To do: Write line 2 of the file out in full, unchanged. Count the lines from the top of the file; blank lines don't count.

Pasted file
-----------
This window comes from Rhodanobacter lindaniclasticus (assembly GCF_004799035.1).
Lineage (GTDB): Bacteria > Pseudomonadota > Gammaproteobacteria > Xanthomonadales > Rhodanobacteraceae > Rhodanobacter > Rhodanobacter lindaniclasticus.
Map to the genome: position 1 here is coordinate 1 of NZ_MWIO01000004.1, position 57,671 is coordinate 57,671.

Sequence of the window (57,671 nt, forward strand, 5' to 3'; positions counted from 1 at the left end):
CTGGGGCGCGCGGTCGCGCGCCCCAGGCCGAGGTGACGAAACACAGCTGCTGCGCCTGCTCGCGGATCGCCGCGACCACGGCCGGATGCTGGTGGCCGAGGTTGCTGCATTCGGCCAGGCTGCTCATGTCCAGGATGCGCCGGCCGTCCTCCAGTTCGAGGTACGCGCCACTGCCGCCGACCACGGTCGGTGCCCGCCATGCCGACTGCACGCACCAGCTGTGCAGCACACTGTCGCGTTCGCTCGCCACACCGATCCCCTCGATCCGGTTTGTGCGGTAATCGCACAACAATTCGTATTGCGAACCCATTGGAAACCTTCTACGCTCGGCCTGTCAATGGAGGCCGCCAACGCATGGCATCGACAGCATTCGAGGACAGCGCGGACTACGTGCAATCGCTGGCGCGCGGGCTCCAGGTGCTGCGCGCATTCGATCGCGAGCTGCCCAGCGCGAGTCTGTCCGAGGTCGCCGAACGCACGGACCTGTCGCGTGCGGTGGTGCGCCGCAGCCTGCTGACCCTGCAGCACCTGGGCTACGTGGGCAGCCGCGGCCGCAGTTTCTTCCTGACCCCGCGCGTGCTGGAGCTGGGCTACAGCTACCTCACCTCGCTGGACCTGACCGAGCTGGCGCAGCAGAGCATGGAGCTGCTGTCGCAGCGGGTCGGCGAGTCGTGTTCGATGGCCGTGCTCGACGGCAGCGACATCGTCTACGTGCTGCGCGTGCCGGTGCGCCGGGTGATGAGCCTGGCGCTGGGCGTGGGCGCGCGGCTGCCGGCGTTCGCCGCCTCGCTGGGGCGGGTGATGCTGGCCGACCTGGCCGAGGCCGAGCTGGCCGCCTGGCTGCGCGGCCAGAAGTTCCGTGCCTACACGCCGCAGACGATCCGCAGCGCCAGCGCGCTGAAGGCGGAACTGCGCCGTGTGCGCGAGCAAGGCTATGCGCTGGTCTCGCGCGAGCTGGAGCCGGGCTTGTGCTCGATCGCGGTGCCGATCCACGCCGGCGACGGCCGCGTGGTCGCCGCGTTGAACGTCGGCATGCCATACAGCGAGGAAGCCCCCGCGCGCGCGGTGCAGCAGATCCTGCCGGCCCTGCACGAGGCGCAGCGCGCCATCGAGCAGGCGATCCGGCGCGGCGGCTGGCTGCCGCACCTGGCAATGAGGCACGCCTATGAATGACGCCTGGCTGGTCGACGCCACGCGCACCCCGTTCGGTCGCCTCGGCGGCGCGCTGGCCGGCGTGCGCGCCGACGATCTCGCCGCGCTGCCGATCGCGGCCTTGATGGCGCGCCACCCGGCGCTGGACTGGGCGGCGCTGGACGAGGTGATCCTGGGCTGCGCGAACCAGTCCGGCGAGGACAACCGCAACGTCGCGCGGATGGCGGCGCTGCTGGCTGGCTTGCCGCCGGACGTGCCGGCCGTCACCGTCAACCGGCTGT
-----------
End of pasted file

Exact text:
Lineage (GTDB): Bacteria > Pseudomonadota > Gammaproteobacteria > Xanthomonadales > Rhodanobacteraceae > Rhodanobacter > Rhodanobacter lindaniclasticus.